Convergence and The Story of The Flying Car 

 April 16, 2020

In the past 4 years I have visited Los Angeles often to see my son and daughter in law.  The defining characteristic of LA, beyond Hollywood, is traffic.  Programmed into each person living there is a calculation of how traffic will impact their day.

The big idea of this article is that exponential technological change is arriving in this new decade and we need prepare for it. In the recently released book, The Future is Faster Than You Think, best-selling authors and entrepreneurs, Steven Kotler and Peter Diamandis, make the case for multiple technologies are converging and scaling simultaneously, which will lead to a never seen before pace of change.

The research is excellent and here is the headline grabber…they along with some of the best minds in the world believe we will experience 100 years of change in the next decade.  Technologist Ray Kurzweil put it this way, “we are going to experience 20,000 years of change over the next 100 years.” This means we could go from birth of agriculture to the birth of the internet twice in the 21st century.

Back to LA traffic, Uber has already designed, validated and is beginning testing this year on aerial ridesharing with a goal of running the service in Dallas and LA in 2023.  Uber has partnered with NASA and the FAA to work out the air-traffic management system to make it work.  Uber’s vision is to make it economically irrational to own a car.  Plans are by 2030 autonomous, aerial ride sharing will be mainstream in every urban market in the U.S.

How is this possible? The simultaneous scaling and convergence of multiple technologies.  Moore’s Law was developed in the 1960’s and says the speed and capability of computers should double every two years and cost less.  By 2023 the average $1,000 laptop computer will have the same computer power as the human brain.  Our new computers are designing ever faster computers, and this creates a positive feedback loop that Kurzweil calls the “Law of Accelerating Returns.”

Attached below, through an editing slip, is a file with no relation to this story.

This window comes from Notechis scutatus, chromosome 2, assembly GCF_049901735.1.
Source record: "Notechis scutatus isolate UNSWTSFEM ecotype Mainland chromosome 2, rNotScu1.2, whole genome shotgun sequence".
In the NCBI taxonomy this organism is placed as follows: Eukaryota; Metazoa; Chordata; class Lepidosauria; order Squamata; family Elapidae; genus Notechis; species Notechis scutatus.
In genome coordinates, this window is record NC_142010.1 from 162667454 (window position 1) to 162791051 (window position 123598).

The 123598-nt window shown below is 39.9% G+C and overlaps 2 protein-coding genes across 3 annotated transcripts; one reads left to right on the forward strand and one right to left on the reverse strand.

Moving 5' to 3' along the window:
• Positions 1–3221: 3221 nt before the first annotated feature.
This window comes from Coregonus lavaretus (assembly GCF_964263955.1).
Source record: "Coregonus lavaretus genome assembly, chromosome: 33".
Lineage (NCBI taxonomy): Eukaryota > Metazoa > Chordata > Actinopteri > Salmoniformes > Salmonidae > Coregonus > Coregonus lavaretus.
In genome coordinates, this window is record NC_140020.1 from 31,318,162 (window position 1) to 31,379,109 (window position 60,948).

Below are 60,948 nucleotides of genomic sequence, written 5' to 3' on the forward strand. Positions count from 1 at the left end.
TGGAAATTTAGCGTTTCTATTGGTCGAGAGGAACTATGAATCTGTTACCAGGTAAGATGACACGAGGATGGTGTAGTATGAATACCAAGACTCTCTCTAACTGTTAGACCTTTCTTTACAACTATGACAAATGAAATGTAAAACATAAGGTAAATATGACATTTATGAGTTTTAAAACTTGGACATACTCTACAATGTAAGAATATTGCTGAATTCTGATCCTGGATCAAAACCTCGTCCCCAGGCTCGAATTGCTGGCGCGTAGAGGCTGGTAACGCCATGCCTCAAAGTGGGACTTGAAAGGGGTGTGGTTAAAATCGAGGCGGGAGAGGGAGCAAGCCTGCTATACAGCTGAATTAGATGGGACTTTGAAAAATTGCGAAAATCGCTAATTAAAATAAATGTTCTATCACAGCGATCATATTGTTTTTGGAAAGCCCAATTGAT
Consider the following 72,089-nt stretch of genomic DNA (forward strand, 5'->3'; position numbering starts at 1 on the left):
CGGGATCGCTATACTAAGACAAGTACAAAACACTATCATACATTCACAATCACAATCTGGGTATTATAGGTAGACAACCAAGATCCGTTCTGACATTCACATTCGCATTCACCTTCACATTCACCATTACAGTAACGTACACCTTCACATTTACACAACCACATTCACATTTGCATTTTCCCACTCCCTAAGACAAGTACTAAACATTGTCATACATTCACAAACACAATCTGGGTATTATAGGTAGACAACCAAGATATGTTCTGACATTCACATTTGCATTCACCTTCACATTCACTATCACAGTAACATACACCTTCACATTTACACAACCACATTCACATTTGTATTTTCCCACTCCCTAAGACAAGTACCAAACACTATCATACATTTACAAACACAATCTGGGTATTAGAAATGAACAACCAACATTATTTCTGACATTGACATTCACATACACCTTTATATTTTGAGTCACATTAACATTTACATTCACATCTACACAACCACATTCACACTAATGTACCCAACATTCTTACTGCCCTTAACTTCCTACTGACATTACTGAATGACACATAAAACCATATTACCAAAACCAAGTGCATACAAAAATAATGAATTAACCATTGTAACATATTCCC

This level of technological change will disrupt products, services, markets and the structures that support them, and obviously, this will disrupt our lives.  How can we prepare for this?

First understand your brain is built for linear thinking.  This means sequential and slow.  We’ve also lived and functioned primarily locally.  The technological change coming is creating a world that is global and exponential.  We are seeing this with the Pandemic.  Global travel and greater integration of societies has facilitated an exponential and global enemy.  Our brains simply haven’t had to function at this level of speed.  You should also know that the more you think about yourself in the future more your medial prefrontal cortex deactivates and the more of a stranger you become.  This built-in feature of neurobiology makes us poor at anticipating future change.

Over the next year this weekly blog will feature content, if applied, that will enhance your ability to live successfully through rapid change.  The content is part of a new book I plan to publish late this year on Decoding Human Performance, the Science of Reaching Your Potential. 

I hope you continue this journey with me as we explore researched topics that will optimize your brain, nervous system, physical health, psychology and give you the ability to operate in flow states of consciousness.

Exponential change of the magnitude coming calls for a different approach to performance.  A shift from addition to multiplication, from tweaking a productivity tool or time management technique to operating completely differently.

I’ve been on this journey myself the past two years and my plan is to share everything I’ve learned from a lot of very smart people.  So, as we experience the exponentiality of a Pandemic and ponder going from driving our own car to flying autonomous cars, lets learn together and prepare to adapt for the new world.

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Diamandis, P. H., & Kotler, S. (2012). Abundance: The future is better than you think. New York: Free Press.